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History of New Brunswick

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Having at different times collected what information I could obtain relating to the Province of New-Brunswick, I intended whenever I had a sufficient fund of correct materials, to publish them in such a shape as to diffuse a general knowledge of the Country, its productions, sources of wealth, &c. For this reason I had kept the different Counties, as well as the several subjects of which I intended to treat, separate, in order to receive such additions as I could from time to time make. But as I am happy to find that it is one of the objects of the New-Brunswick Agricultural and Emigrant Society, to publish a Geographical and Statistical Account of the Province, as soon as materials can be collected, I have given up my first design—being convinced that such a Society can collect correct information and the materials for such a desirable object with far greater facility and accuracy than an individual. In the mean time, I have given these Sketches to the public, hoping they may serve to give a faint knowledge of the Country, till a more perfect Work is prepared. It is no small matter to give any thing like a full description of a new Country like New-Brunswick, where the Compiler has but few helps—where there are but few written documents to resort to, and where neither Animals, Minerals, or Plants, have been properly arranged; and where there are but few correct materials to guide him in pointing out the changes of the seasons and other natural phenomena, with many other things which are requisite in a complete description of a new Country. The labour of even arranging the different Parishes was considerable, which the statement of the population of the Province, (had I possessed that document in time,) would have at once supplied.

It was my intention to add a concise history of the principal transactions that have taken place in the Country from its first occupation to the present time, from such sources both written and oral, as came within my researches; but have for the reasons before stated relinquished that design.

The description of some of the Counties is not so full as I could wish, but it may be observed this is but an outline of what I at first designed; and that the information I had collected of some of the Counties, was very scanty; but that I intended to extend it to considerable length, as correct materials could be procured. Having therefore abandoned my first design, I had to contract the description of some of the Counties of which I had a fuller knowledge, to make the Work more uniform; and not to appear partial to some parts of the Province, or to have forgotten others.

Fractional accuracy cannot be expected in such a brief outline; neither indeed is it of much consequence. I have, however, endeavoured to come as near the reality as possible, and given as full a detail as the size of the Work would allow.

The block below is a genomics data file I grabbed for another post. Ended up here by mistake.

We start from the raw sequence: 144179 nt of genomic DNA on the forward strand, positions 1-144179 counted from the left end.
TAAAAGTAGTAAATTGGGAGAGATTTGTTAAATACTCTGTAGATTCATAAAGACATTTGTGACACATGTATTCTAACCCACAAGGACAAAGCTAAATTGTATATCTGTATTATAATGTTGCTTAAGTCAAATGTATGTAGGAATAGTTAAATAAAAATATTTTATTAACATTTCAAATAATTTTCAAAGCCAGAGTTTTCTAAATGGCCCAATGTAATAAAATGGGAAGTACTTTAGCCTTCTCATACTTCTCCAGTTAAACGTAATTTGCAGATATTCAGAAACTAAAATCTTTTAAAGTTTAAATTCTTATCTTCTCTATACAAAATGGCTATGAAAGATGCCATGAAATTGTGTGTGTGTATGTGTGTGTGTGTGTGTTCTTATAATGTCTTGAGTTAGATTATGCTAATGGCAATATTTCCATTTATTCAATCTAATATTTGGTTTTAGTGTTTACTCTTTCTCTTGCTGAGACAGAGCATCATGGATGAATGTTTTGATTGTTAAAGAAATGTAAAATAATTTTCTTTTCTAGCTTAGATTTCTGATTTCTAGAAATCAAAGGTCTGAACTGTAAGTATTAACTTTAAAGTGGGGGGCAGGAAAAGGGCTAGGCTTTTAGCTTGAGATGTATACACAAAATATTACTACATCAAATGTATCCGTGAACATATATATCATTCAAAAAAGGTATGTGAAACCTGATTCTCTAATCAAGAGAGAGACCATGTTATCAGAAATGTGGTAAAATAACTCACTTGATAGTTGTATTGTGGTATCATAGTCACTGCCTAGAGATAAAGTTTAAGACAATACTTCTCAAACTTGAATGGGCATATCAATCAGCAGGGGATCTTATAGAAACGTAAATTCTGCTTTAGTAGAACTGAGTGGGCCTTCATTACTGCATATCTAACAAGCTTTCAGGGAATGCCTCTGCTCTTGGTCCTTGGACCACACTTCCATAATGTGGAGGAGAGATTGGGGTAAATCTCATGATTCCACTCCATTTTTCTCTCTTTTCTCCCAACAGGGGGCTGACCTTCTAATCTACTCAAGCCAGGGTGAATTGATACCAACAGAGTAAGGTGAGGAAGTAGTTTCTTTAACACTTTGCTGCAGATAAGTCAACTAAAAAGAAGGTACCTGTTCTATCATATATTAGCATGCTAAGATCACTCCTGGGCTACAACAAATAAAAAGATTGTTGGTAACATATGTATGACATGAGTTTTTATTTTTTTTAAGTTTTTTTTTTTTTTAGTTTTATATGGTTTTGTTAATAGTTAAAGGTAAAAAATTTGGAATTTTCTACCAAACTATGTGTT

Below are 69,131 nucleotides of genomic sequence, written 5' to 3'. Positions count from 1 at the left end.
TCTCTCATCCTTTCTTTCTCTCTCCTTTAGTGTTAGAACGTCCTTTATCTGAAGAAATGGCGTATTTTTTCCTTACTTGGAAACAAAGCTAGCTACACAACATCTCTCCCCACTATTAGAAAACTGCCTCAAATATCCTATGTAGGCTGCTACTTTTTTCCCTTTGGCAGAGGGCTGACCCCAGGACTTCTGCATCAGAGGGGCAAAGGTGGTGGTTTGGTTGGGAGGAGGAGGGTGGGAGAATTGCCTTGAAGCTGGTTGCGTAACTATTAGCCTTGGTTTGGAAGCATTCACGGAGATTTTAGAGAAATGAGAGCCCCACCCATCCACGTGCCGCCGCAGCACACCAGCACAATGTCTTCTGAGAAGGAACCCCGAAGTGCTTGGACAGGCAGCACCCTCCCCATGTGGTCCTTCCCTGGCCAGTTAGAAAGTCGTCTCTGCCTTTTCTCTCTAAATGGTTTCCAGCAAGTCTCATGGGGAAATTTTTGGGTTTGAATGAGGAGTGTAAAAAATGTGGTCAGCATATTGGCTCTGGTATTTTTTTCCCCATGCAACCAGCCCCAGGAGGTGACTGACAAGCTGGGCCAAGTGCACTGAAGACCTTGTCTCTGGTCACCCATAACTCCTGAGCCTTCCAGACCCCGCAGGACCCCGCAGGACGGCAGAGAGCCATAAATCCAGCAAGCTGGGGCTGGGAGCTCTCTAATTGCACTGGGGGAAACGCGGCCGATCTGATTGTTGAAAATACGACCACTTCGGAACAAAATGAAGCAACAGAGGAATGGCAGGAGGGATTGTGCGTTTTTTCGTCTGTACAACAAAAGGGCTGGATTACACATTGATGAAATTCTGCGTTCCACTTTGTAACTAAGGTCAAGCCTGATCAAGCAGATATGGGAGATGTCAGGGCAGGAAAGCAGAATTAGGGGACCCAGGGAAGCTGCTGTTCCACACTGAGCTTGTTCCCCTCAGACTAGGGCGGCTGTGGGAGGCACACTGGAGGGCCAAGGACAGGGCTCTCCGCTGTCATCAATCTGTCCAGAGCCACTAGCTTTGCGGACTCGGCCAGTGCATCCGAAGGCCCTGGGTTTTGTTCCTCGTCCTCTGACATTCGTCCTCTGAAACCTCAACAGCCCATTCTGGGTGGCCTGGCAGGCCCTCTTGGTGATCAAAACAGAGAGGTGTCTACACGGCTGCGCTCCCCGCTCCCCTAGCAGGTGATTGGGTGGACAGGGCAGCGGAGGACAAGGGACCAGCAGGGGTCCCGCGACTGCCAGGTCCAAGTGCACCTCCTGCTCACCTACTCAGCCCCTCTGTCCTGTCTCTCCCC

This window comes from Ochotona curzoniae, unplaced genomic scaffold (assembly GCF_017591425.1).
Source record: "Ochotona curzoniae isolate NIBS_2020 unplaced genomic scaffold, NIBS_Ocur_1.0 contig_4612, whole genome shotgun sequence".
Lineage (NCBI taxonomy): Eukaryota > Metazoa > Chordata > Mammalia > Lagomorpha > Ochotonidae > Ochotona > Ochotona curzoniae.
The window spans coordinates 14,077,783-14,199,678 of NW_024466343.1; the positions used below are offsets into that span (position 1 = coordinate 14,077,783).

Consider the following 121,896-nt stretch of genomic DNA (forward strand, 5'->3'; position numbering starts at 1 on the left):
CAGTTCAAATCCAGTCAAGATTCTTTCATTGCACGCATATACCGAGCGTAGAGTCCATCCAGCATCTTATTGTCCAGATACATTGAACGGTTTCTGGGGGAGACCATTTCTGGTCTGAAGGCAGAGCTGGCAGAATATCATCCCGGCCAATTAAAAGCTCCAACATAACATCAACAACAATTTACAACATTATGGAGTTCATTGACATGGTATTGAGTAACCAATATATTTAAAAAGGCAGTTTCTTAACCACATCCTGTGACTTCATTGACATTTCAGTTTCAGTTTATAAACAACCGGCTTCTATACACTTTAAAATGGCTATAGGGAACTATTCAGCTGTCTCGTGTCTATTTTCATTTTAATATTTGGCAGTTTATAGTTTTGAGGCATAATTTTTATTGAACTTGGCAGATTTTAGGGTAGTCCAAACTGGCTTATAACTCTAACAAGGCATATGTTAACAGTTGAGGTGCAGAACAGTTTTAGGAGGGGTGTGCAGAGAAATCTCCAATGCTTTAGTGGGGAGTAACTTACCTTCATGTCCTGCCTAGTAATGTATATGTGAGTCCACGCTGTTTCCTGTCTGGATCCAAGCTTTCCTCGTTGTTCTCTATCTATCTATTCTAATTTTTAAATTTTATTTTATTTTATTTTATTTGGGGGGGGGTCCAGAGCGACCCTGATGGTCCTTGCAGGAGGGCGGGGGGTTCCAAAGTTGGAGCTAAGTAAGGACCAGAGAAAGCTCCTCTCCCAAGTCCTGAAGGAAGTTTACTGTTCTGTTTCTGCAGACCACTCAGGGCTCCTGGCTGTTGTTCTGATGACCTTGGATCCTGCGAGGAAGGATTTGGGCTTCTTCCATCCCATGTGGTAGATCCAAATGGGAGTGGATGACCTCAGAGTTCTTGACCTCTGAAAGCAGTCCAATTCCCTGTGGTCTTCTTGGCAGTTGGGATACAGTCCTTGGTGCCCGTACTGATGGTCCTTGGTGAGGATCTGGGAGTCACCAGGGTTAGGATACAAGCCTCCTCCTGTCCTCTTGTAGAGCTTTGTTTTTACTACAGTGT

Old Settlers on the River Saint John. New-Brunswick erected into a Government, and settled by the Loyalists in 1783-4. Difficulties of the first Settlers. List of successive Governors and Presidents.

The Province of New-Brunswick formerly formed a part of Nova-Scotia, which was the first European settlement on the Continent of North America.—The first grant of land in it was given by King James the First to Sir William Alexander, in 1621—from whom it had the name of Nova-Scotia or New Scotland. It was at that time regarded by the English as a part of Cabot's discovery of Terra-Nova. The first settlers, however, were emigrants from France, who as early as the year 1604 came to the Country with De Mont, a French adventurer, and gave it the name of Acadia.

This country frequently changed masters; passing from the French to the English, and back again, till it was finally ceded in full sovereignty to the British at the peace of Utrecht in 1713.

In 1760, a number of persons from the County of Essex, in Massachusetts, obtained a grant of a Township, twelve miles square, on the River Saint John, from the British Government; and after several delays in exploring and surveying, they commenced a settlement at Maugerville.

During the American War of 1775, they were joined by a number of other families from New England: the district adjoining Maugerville was settled, and the whole called by the general name of Sunbury, where the Courts of Justice were held till 1783: when the peace with America left the Loyalists who had followed the British standard, to seek an asylum in some part of the British dominions.

Prior to this period a number of families from Yorkshire in England, and others from Massachusetts, had settled in and about Cumberland, where many of their descendants still remain.—These people, actuated by different attachments, lived during the war in a state of hostility with each other;—one part adhering to the British, and the other to the Americans....